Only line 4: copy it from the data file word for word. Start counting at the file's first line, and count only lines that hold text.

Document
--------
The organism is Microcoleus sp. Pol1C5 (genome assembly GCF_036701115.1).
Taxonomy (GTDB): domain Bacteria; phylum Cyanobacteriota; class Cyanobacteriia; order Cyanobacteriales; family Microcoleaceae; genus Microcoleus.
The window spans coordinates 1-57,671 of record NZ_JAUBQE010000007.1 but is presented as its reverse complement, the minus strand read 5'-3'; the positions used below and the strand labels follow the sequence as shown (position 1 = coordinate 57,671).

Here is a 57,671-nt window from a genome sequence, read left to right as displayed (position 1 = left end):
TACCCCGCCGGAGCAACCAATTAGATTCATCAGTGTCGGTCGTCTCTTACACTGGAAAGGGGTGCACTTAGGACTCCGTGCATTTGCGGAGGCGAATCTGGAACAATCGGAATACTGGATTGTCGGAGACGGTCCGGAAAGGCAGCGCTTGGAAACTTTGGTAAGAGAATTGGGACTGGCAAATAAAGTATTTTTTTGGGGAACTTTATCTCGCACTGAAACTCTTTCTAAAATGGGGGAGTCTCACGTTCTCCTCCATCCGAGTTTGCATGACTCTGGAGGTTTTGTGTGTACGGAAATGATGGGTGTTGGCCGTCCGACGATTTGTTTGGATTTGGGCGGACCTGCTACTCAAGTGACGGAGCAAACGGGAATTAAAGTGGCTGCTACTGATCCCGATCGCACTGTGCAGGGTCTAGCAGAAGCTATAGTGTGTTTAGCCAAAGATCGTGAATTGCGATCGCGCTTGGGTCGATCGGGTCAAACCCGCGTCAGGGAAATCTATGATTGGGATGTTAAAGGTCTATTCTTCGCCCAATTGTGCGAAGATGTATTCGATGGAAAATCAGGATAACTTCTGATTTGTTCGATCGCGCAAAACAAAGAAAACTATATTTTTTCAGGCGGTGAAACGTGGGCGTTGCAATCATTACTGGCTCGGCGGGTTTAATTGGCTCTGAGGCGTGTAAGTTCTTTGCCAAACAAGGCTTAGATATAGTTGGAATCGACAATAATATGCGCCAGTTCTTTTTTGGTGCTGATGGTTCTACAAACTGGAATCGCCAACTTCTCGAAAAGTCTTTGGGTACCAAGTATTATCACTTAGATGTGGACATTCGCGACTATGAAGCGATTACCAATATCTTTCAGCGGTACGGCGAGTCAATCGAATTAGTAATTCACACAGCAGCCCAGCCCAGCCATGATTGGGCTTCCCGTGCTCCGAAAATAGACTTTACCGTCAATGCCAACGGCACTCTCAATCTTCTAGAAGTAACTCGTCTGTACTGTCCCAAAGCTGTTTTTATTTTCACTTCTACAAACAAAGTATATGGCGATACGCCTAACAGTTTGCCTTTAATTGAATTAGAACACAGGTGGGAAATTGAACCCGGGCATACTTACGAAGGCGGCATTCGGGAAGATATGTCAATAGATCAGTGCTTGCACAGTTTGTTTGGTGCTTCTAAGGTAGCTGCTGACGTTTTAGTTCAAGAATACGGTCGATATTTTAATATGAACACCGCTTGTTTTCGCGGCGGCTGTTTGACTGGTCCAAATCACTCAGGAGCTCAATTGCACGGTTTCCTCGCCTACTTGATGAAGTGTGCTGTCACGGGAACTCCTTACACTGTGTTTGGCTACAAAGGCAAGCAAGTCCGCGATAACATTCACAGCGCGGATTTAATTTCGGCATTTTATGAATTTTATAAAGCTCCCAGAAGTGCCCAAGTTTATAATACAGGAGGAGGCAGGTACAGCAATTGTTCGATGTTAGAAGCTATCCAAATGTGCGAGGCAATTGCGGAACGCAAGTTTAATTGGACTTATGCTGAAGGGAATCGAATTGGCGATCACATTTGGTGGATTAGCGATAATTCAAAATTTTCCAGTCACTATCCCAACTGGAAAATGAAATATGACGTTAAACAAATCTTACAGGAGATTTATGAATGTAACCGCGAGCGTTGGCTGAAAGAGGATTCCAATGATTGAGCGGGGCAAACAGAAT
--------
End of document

Here is a 57,671-nt window from a genome sequence, read left to right as displayed (position 1 = left end):